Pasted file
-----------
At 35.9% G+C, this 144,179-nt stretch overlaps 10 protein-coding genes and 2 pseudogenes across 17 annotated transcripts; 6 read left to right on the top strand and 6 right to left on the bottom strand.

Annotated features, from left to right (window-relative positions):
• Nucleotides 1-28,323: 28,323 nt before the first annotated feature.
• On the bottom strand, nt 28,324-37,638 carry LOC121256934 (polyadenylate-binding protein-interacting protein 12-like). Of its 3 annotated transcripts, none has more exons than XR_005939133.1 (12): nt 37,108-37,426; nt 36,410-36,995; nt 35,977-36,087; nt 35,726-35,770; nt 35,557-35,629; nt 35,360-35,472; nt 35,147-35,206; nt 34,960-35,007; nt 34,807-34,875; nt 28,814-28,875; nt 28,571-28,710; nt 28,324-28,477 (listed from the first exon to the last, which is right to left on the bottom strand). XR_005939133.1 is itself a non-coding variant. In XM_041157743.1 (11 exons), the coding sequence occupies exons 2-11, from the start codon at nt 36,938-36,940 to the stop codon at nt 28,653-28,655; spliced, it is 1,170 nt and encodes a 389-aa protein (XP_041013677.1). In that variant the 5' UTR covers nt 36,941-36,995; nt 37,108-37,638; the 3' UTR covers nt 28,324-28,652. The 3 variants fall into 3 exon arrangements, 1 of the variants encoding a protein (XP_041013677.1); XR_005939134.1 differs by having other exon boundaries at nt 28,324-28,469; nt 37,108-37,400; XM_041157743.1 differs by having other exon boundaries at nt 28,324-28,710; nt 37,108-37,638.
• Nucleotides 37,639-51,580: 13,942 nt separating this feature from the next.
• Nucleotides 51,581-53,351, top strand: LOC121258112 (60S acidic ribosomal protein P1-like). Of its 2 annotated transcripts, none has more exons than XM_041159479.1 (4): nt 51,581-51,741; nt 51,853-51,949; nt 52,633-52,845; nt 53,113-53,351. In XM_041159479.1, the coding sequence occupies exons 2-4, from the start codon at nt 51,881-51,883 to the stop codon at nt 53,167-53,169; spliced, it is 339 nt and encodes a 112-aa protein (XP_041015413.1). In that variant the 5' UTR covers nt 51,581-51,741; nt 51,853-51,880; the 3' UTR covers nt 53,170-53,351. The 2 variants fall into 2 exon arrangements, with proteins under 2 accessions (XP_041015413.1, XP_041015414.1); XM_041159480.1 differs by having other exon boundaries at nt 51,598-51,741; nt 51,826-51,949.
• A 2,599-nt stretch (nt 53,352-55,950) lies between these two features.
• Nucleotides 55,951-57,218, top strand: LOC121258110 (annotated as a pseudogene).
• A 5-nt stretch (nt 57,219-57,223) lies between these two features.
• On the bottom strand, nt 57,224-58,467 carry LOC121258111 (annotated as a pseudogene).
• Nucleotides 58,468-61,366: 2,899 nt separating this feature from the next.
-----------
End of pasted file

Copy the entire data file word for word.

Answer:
At 35.9% G+C, this 144,179-nt stretch overlaps 10 protein-coding genes and 2 pseudogenes across 17 annotated transcripts; 6 read left to right on the top strand and 6 right to left on the bottom strand.

Annotated features, from left to right (window-relative positions):
• Nucleotides 1-28,323: 28,323 nt before the first annotated feature.
• On the bottom strand, nt 28,324-37,638 carry LOC121256934 (polyadenylate-binding protein-interacting protein 12-like). Of its 3 annotated transcripts, none has more exons than XR_005939133.1 (12): nt 37,108-37,426; nt 36,410-36,995; nt 35,977-36,087; nt 35,726-35,770; nt 35,557-35,629; nt 35,360-35,472; nt 35,147-35,206; nt 34,960-35,007; nt 34,807-34,875; nt 28,814-28,875; nt 28,571-28,710; nt 28,324-28,477 (listed from the first exon to the last, which is right to left on the bottom strand). XR_005939133.1 is itself a non-coding variant. In XM_041157743.1 (11 exons), the coding sequence occupies exons 2-11, from the start codon at nt 36,938-36,940 to the stop codon at nt 28,653-28,655; spliced, it is 1,170 nt and encodes a 389-aa protein (XP_041013677.1). In that variant the 5' UTR covers nt 36,941-36,995; nt 37,108-37,638; the 3' UTR covers nt 28,324-28,652. The 3 variants fall into 3 exon arrangements, 1 of the variants encoding a protein (XP_041013677.1); XR_005939134.1 differs by having other exon boundaries at nt 28,324-28,469; nt 37,108-37,400; XM_041157743.1 differs by having other exon boundaries at nt 28,324-28,710; nt 37,108-37,638.
• Nucleotides 37,639-51,580: 13,942 nt separating this feature from the next.
• Nucleotides 51,581-53,351, top strand: LOC121258112 (60S acidic ribosomal protein P1-like). Of its 2 annotated transcripts, none has more exons than XM_041159479.1 (4): nt 51,581-51,741; nt 51,853-51,949; nt 52,633-52,845; nt 53,113-53,351. In XM_041159479.1, the coding sequence occupies exons 2-4, from the start codon at nt 51,881-51,883 to the stop codon at nt 53,167-53,169; spliced, it is 339 nt and encodes a 112-aa protein (XP_041015413.1). In that variant the 5' UTR covers nt 51,581-51,741; nt 51,853-51,880; the 3' UTR covers nt 53,170-53,351. The 2 variants fall into 2 exon arrangements, with proteins under 2 accessions (XP_041015413.1, XP_041015414.1); XM_041159480.1 differs by having other exon boundaries at nt 51,598-51,741; nt 51,826-51,949.
• A 2,599-nt stretch (nt 53,352-55,950) lies between these two features.
• Nucleotides 55,951-57,218, top strand: LOC121258110 (annotated as a pseudogene).
• A 5-nt stretch (nt 57,219-57,223) lies between these two features.
• On the bottom strand, nt 57,224-58,467 carry LOC121258111 (annotated as a pseudogene).
• Nucleotides 58,468-61,366: 2,899 nt separating this feature from the next.